Union College announces highest enrollment in 23 years

LINCOLN—Opening more sections of freshman courses, finding creative solutions for student housing, having about 100 more students volunteer to serve the community than in previous years: these are the sorts of problems Union College administrators and student leaders rejoice in. Union College's enrollment is the highest it has been since 1983. The total student body grew to 982 with a full-time equivalence of 927.8, up from 930 students and 863.3 FTE last fall. The number of first-time freshmen this year is 194 compared to 177 in fall 2005.

"The national trend in enrollment growth has been an increase of non-traditional students," said Malcolm Russell, vice president for Academic Administration. "However, our growth has been among traditional students, ages 18-22. Young people across the country and literally around the world appreciate the values that Union stands for: small classes, teachers who know their names and academic advisors who care about a student's progress in life, not just meeting graduation requirements."

Union's campus has become a home-away-from home for a diverse group of students from 46 states and 30 countries. Four out of five Union students are from outside of Nebraska, and about nine percent of the student body came from outside of the United States. That's a higher percentage of non-resident students than any other college in the state.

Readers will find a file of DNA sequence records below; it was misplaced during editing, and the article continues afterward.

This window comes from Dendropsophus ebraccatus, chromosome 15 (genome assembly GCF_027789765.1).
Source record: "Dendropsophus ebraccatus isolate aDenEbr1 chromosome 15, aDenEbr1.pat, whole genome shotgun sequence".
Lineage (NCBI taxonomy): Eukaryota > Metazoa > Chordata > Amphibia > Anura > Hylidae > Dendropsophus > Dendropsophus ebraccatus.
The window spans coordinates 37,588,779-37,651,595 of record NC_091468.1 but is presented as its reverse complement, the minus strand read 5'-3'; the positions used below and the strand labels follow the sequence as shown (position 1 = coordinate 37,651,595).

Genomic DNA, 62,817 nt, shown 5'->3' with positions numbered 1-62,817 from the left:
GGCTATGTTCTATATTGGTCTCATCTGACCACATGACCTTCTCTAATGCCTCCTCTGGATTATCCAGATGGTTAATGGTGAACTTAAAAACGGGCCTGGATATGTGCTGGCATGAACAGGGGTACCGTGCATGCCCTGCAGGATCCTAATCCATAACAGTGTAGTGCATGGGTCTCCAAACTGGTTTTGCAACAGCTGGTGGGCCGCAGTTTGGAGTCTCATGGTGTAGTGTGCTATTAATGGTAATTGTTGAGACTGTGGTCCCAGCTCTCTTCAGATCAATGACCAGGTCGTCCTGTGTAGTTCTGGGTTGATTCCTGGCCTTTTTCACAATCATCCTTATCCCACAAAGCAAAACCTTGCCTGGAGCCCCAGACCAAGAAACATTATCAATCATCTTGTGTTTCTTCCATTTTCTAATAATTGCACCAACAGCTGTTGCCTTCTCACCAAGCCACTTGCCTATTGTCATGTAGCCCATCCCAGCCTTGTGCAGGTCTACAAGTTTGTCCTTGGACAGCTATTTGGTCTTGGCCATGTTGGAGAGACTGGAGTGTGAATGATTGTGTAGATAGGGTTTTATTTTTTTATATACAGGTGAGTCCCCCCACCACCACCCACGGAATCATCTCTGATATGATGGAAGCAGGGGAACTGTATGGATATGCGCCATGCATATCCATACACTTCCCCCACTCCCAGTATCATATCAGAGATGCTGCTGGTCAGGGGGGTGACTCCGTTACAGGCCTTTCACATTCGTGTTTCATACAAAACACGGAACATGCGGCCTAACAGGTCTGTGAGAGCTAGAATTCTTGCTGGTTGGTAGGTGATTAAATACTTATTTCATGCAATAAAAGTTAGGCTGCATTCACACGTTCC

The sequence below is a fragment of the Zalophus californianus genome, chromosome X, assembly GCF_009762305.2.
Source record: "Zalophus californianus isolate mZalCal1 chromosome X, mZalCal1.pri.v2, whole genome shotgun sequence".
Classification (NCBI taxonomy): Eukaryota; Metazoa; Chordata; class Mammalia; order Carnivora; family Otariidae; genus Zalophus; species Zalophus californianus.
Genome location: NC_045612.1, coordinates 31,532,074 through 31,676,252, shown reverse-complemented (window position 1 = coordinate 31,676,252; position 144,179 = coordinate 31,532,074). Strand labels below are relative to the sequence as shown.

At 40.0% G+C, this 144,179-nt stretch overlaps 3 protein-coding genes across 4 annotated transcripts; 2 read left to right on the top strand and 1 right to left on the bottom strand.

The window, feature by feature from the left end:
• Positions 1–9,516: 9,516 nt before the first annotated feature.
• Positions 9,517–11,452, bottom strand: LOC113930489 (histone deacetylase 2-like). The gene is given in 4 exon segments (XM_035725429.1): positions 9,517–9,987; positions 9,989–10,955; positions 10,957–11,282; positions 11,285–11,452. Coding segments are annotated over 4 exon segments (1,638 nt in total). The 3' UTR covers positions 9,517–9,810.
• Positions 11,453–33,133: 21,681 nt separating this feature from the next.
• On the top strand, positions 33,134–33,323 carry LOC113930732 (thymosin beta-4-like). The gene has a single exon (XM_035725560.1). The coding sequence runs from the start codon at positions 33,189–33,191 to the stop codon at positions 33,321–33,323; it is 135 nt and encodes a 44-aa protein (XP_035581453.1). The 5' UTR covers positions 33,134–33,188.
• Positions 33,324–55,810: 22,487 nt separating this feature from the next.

The increased enrollment coincides with the implementation of more stringent admissions standards. All regularly admitted students must now have a cumulative grade point average of 2.5 and an ACT score of 18. While these are not as high as elite universities, they are higher than most of the schools pulling from the same demographic of high school graduates as Union College. "Attracting 352 new students to our campus and raising our admissions standards in the same year is really exciting," said Rob Weaver, vice president for Enrollment and Student Financial Services.

Academic areas that experienced the most growth were in the Division of Health Sciences and the Division of Human Development. According to Weaver, 49 new students declared an international rescue and relief major, the only bachelor's program of its kind in the United States. Of the more traditional fields, psychology experienced the greatest percentage of growth, with 18 new students opting for that major compared to four new psychology majors last year. Growth in the health sciences will continue in the spring as well; the nursing program will double enrollment as the department begins admitting students at the beginning of both semesters, rather than solely in the fall.

"Union's climb in enrollment is one of many indicators that the campus is blessed with the momentum of progress," said David Smith, Union College president. "Enrollment growth is energizing all areas of campus, and I am grateful for the efforts of the many people who made this possible."

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